Freddie Dixon's Riley Specials.
At the end of the 1933 season, so it is believed, Riley gave Dixon the 33TT 6-cyl chassis' from their cars, with some engines. From these parts, Dixon was able to build 3 'Specials', with only very minimal work.
the main work was done to make the car lighter, largely by replacing parts with alloy replacements. He also made the car as low as possible, and therefore fitted a skid-pan from the Bulkhead to the back of the car. He also rivetted Aluminium hoops to the body, to make it act as a semi-stressed member of the chassis frame, so stiffening the whole car.
The Engines he was given were standard 1486cc, with a 57.5mm bore. However Dixon progressively enlarged them to 1633cc/60.3mm and then 1808cc/63.5mm. Later again, a new crank was fitted, creating a 2-litre engine. This reputedly gave Dixon 170-175bhp, compared to the works 140bhp!
The owner, of one of the cars, in 1989 still believed that 170bhp was about right, when running at 14.5:1 compression ratio, and using Methanol!
The lefthand car is owned by Julian Majzub, and the one on the right is raced by the Gillies family.
Out of the 3 cars Dixon built, only the 2 shown above are still in existence. The 3rd one hospitalised Dixon when he crashed it at Donnington in 1934, and it's believed that it wasn't rebuilt (Three are known to have existed, as all 3 were entered for that race).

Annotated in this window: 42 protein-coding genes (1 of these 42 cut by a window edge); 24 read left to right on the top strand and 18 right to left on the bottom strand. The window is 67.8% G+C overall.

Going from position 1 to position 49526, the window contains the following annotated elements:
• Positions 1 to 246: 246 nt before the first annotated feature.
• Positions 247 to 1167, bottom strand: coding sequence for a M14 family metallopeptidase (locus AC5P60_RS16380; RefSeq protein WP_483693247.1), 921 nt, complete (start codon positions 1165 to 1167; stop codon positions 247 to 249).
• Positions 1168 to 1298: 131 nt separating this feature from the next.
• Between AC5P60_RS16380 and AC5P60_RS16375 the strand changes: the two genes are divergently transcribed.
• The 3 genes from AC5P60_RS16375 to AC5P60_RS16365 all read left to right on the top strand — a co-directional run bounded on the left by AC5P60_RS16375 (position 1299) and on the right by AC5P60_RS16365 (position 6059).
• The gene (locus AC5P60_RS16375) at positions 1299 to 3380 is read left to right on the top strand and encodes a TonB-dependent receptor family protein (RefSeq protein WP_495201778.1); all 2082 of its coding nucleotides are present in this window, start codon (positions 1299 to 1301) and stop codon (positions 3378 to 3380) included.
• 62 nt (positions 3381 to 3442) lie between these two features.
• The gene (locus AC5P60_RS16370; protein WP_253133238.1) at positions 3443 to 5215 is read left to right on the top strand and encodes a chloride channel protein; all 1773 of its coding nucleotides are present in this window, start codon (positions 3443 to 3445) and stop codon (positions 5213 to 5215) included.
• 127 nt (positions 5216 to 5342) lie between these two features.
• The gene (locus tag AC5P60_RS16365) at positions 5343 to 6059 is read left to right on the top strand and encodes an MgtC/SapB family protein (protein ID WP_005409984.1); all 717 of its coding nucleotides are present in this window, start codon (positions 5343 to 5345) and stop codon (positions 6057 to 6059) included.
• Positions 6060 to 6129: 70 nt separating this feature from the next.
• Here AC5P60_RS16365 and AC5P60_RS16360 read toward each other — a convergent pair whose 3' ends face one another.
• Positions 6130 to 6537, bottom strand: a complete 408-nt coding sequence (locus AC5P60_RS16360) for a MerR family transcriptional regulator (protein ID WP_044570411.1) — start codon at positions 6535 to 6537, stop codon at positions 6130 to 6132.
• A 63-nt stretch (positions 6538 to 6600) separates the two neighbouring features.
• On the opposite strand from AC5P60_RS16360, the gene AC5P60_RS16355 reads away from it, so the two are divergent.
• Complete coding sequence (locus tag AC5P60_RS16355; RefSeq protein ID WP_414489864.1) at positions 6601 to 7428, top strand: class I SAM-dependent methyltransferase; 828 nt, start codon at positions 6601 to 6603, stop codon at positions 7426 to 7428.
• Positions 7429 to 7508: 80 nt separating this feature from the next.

Even so, between 1934 and 37, Dixon and his Rileys were extremely succesful, and he only ceased racing due to some drink/driving convictions. His main successes were in high-speed long-distance handicap events at Brooklands, but his cars were also succesful on road-races against Monza Alfas, Bugatti T51's and ERAs.
Dixon won the Brooklands 500-mile race in 34 and 36, and his other car came 2nd in 1937, he also came 2nd in 3 races in 1935. Dixon also obtained his 130mph badge in one of these cars, for lapping at 130+mph (the lap record was held at 143.44mph by a 24 Litre car).
The Red MongrelAt the 1934 easter meeting at Brooklands, this car , which had a 1087cc engine, running on neat alchohol, won the sprint at almost 105 mph.....( I'm not sure of the distance for a sprint) he AVERAGED 104.8mph around Brooklands including stops for fuel, tyres etc! This beat a 4.5 litre Buggatti, and 10 litre Delage.
This must say something about Freddie's tuning skills!
This was probably the most important race in Britain in 1934 along with the TT.
The Red Mongrel in the Brooklands BARC500.
He then repeated this in 1936 sharing the car with C.E.C. Martin and averaging a staggering 116.9 mph!
After 1945, Dixons Car (as opposed to his team-mates) was shipped to Australia, by it's new owner, where It was raced, and fitted with IFS from a competition Delahaye. The car was then sold again, and returned to England in the Mid-60's, racing it every now and then. The next owner restored it, although most of the work was merely cosmetic, and standard 'running repairs'.
The car was then sold again, and the engine and gearbox overhauled, but the car is still thought to be one of the most original racing cars of it's era.
This info is based on an article in Supercar Classics, Feb. 1989, by the Gillies family, and other information, mainly from Mark Ballard.